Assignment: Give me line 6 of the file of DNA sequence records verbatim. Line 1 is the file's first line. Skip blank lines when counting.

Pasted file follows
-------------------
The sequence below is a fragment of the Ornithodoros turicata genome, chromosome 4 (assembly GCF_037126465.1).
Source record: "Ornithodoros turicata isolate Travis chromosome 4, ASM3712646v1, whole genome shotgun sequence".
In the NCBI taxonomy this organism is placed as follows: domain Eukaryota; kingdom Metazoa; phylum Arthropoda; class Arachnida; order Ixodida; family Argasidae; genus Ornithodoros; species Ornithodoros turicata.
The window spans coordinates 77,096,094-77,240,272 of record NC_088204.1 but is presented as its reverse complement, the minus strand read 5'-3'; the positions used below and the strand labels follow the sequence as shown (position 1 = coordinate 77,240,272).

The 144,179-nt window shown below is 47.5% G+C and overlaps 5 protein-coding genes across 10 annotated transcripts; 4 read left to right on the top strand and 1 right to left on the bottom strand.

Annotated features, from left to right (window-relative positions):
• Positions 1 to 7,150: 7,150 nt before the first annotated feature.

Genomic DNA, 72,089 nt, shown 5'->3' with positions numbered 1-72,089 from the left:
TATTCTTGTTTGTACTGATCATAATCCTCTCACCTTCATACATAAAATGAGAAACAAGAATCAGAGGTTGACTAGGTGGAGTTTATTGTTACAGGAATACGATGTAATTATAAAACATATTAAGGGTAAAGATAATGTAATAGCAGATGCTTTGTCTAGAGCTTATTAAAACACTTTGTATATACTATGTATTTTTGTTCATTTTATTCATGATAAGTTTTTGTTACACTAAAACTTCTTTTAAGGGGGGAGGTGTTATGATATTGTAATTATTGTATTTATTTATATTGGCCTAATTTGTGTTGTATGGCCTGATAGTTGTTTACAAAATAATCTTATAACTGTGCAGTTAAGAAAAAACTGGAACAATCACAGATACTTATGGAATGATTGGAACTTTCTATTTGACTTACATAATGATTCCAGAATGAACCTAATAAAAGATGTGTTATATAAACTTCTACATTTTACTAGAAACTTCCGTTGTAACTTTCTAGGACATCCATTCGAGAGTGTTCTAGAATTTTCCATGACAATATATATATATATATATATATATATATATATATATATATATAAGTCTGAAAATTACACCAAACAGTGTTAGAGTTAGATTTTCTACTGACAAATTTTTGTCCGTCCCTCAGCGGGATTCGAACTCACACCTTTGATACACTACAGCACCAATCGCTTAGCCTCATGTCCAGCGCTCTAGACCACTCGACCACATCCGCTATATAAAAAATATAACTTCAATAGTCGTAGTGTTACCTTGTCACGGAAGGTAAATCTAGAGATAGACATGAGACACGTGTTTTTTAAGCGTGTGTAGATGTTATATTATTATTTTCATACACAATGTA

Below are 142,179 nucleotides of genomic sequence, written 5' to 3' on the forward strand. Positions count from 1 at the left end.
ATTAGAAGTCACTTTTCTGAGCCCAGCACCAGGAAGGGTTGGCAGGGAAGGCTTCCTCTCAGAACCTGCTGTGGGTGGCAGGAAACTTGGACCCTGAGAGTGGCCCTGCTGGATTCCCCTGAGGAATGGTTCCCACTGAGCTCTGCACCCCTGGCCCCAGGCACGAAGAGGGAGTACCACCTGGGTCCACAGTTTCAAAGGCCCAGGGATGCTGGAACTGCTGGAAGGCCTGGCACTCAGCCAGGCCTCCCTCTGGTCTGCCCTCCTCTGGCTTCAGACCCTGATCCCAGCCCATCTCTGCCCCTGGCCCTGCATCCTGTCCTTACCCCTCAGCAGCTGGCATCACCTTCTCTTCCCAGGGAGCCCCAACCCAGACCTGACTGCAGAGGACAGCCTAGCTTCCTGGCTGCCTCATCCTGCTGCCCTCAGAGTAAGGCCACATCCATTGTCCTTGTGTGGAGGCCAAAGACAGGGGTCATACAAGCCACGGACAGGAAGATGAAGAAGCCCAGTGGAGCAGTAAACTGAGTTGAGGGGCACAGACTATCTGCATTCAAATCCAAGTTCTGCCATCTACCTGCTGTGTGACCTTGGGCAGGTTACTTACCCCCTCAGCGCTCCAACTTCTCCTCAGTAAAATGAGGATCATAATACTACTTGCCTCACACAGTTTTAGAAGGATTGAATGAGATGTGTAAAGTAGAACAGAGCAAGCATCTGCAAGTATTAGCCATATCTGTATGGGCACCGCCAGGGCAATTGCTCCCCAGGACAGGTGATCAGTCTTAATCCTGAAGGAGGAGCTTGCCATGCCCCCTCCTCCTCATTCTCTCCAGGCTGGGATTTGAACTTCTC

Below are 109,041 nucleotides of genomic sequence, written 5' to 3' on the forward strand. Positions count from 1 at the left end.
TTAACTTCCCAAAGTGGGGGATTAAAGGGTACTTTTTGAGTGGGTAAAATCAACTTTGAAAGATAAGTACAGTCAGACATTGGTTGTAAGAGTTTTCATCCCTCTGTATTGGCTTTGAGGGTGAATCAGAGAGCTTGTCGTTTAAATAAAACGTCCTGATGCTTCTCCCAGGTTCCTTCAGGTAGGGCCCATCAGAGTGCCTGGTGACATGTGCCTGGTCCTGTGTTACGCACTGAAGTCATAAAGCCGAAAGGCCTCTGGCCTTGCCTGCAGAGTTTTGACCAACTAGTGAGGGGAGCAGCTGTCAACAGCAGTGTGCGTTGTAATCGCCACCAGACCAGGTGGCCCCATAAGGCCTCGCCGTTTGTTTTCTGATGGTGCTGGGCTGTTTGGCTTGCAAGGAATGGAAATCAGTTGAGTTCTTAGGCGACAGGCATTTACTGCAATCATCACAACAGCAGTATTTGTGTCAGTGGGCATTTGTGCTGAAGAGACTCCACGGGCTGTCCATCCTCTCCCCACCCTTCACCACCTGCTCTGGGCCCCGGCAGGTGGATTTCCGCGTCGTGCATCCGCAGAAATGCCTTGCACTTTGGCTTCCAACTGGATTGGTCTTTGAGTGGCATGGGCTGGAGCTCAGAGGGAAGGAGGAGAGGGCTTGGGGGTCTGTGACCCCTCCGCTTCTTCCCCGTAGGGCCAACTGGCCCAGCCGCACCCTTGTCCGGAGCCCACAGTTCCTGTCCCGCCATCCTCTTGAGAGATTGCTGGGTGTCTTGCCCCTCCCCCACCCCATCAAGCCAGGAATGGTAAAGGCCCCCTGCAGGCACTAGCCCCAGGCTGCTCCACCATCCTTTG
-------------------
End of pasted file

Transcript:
Annotated features, from left to right (window-relative positions):